Russian crude production has been resilient since the war, but output will soon fall by over a million barrels a day, Rystad Energy says
- Russian crude production has remained high, but that could soon change, analysts from Rystad Energy said.
- Lower demand from Asia and the impending EU ban could result in production falling by 1.1 million barrels a day.
Russian crude production has stayed strong this summer, but that could soon change as lower demand in the second half of the year will soon hammer Russia's largest exported commodity, analysts from Rystad Energy said, spelling trouble for the Russian economy.
"Russia has so far demonstrated high resilience to the unprecedented pressure imposed by Europe and the US – but the worst is yet to come," the research firm said on Tuesday, warning of an incoming production drop despite the strong summer months.
But that will change come autumn. "Domestic consumption has helped fill the gap during the peak demand season, but overseas demand for Russian blends has dipped, spelling trouble further ahead," Daria Melnik warned, pointing to lowered appetite for Russian crude among Asian buyers.
That drop off is already starting to show in the data. Rystad estimates that Russian crude exports fell by 400,000 barrels per day in July, and exports to China and India were below 2 million barrels a day in the week ending August 12.
EU sanctions on Russian fuel, which are expected to fully kick-in by year-end, will also be a hurdle to Russia's crude exports. EU purchases of Russian crude will slip to just 600,000 barrels a day by year-end, Rystad said, down 2.5 million bpd from what it was importing before the war.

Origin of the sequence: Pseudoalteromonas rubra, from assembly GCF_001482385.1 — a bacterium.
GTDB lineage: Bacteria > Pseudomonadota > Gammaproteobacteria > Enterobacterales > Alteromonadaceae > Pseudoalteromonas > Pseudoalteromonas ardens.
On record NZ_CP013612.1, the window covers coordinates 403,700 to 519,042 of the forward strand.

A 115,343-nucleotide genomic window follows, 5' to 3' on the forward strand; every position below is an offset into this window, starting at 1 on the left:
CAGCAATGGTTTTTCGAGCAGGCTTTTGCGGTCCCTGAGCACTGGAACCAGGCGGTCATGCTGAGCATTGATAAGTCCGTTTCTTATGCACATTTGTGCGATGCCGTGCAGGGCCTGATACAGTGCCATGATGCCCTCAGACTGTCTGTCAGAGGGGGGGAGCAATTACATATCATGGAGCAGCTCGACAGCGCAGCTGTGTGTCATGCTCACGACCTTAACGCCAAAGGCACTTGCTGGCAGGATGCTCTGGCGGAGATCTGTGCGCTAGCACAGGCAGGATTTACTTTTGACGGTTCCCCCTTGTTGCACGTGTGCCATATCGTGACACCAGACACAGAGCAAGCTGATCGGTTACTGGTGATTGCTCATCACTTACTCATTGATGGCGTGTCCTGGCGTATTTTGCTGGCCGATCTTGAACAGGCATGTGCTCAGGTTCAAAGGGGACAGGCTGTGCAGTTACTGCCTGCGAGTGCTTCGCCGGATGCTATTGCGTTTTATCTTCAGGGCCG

Together, those factors could lead to a fallout of 1.1 million barrels a day for Russian crude production when the summer ends, which would be potentially devastating to Russia's economy. Central bankers expect the national economy to shrink by 7.5%-8% in the third quarter and 10%-11% in the fourth quarter this year.
"Russia will have to cope with a national economic crisis as well as source new markets for its oil and oil products when the EU embargo comes into force … further recovery will be more challenging and will take more time," analysts said.
That could be even worsened by a planned price cap on Russian oil, which will be officially proposed by year-end. Industry experts think it's likely Russia would retaliate against such a measure and take even more of its fuel off the market, further driving up the price of oil.